to the notes and the lead vocalist(s) is/are performing the melody.
During instrumental songs, and during non-vocal parts of vocal songs, the
melody will be played by one or more musical instruments.
Sometimes in songs the melody is prominent and very "singable" (example:
country or rock songs), while in other songs the melody is not as much a
sequence of notes than an expressive chanting series of words (example:
hiphop or rap songs). (1)
Melody Instruments must be placed first in the Melodic Instruments
category. Vocals do not fall into this category even though they can be very similar
in nature.

1.2.1.2Harmony
Zarecki continues to describe Harmony instruments,
HARMONY - the secondary series of a particular sequence of notes or
chords which occur simultaneously with the melody.
A song's harmony always has a different series of notes from the melody,
although sometimes when the harmony is played simultaneously with the
harmony the notes in both may be the same briefly. When two singers or
instruments are playing the same notes instead of harmonizing notes, they
are no longer harmonizing but instead said to be playing "in unison" or
together.
Harmony can be provided in a song either by voices or instruments, but
either way, harmony is added to a song to compliment or enhance the
melody. (1)
Harmony includes all secondary Melodic Instruments and chord
progressions.

1.2.1.3Accent
The third subcategory of Melodic Instruments is accent instruments. These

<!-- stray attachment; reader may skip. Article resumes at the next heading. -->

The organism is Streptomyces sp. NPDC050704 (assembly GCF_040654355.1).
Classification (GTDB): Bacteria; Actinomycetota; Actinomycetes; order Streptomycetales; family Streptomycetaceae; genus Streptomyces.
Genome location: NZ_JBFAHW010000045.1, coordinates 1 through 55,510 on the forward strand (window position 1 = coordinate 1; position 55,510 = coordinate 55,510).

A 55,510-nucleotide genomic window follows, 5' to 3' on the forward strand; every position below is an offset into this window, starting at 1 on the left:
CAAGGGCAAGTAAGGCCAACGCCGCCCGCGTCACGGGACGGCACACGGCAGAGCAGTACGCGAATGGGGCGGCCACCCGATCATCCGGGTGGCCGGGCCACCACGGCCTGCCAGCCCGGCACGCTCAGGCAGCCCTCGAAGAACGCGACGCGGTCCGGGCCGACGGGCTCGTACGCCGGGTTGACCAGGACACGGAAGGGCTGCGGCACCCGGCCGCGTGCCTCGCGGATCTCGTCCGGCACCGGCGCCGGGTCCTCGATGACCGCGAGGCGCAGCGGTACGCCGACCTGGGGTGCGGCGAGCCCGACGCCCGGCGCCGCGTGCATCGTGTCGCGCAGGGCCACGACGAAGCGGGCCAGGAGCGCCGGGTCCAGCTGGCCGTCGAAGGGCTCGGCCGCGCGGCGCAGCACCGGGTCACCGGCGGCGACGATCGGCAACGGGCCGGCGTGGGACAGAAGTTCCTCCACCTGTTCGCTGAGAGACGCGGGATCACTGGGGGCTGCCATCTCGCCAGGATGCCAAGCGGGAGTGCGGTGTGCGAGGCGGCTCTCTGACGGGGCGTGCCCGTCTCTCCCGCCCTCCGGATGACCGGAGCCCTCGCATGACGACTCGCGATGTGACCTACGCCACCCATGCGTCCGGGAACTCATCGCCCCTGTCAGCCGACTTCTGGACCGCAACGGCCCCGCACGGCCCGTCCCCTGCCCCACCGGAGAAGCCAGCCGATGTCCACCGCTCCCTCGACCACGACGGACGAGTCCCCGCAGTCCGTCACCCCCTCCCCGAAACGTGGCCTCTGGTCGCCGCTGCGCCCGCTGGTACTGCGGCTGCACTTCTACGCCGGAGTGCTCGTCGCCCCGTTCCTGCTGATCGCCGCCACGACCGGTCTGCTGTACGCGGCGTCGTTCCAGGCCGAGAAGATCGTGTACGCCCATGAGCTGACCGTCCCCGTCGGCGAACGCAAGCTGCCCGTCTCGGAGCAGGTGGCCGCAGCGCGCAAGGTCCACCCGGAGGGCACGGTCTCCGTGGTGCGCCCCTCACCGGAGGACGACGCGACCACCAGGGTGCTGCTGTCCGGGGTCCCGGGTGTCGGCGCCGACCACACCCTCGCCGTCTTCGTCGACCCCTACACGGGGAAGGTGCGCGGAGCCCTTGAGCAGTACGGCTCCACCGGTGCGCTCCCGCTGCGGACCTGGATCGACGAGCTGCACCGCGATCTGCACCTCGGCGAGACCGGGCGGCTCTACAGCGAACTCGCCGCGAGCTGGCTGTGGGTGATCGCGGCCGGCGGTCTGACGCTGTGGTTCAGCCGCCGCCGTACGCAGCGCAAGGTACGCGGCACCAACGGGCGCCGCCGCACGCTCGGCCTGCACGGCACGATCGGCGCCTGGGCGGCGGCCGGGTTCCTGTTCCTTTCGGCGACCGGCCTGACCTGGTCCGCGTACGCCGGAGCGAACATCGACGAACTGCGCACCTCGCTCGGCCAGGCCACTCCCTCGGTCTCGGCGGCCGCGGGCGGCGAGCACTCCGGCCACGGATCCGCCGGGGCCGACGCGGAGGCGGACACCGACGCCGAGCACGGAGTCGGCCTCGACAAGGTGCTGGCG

instruments dont have a complete melody they could only contain a few notes,
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repeat the same note, or generally have a minor contribution to the melody. An
example of this could be a cello pattern that consists on one single low note.
Another example would be a piano that only repeats one note throughout an entire
pattern.

1.2.2 Percussion
The Percussion category contains percussion instruments and is placed
directly after the Melodic Instruments. This category is organized by placing
certain common percussion instruments first and last leaving a large portion in the
middle to place uncommon percussion instruments.
The following percussion instruments get placed at the beginning of the
Percussion section in this order:
1.
2.
3.
4.
5.

Kick
Snare
Clap
Hi Hat
Open Hat

Uncommon percussion instruments get placed directly after the designated


common percussion instruments in this order:
1. Shaker
2. Maraca
3. Tambourine
4. Djembe
5. Tom
6. Congo
7. Clave
8. Wood Block
9. Triangle
10.Ratchet
11.Timpani
Rides, Cymbals, and Crashes get placed at the end of the Percussion section.
1.2.3 FX
This category is intended to be populated with sound FX and follows the
Percussion category. The following sounds are all examples:

Airplane takeoff
Crowd cheering
Car driving past
Nature sounds (birds and wildlife)
Cell phone voicemail
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1.2.4 Vocals
The final category is Vocals and is placed last because vocals are normally
the final addition to an instrumental. This category gets filled with lead vocals,
background vocals and adlibs in that order.

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2 PATTERN BUILDING
2.1 THE BUILDING PROCESS